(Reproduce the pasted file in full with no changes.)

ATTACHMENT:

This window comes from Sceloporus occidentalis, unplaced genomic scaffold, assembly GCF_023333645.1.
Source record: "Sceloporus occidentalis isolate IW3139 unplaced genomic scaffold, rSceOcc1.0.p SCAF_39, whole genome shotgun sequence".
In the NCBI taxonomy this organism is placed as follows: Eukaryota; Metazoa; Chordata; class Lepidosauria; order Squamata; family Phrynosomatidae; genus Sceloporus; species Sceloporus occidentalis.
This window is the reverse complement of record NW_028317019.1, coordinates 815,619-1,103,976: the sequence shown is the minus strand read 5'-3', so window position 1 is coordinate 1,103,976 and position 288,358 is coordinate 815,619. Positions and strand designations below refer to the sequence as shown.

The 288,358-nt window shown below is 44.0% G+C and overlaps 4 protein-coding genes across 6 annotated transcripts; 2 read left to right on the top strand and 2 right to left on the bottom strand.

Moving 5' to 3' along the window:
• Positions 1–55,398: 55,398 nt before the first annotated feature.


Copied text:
This window comes from Sceloporus occidentalis, unplaced genomic scaffold, assembly GCF_023333645.1.
Source record: "Sceloporus occidentalis isolate IW3139 unplaced genomic scaffold, rSceOcc1.0.p SCAF_39, whole genome shotgun sequence".
In the NCBI taxonomy this organism is placed as follows: Eukaryota; Metazoa; Chordata; class Lepidosauria; order Squamata; family Phrynosomatidae; genus Sceloporus; species Sceloporus occidentalis.
This window is the reverse complement of record NW_028317019.1, coordinates 815,619-1,103,976: the sequence shown is the minus strand read 5'-3', so window position 1 is coordinate 1,103,976 and position 288,358 is coordinate 815,619. Positions and strand designations below refer to the sequence as shown.

The 288,358-nt window shown below is 44.0% G+C and overlaps 4 protein-coding genes across 6 annotated transcripts; 2 read left to right on the top strand and 2 right to left on the bottom strand.

Moving 5' to 3' along the window:
• Positions 1–55,398: 55,398 nt before the first annotated feature.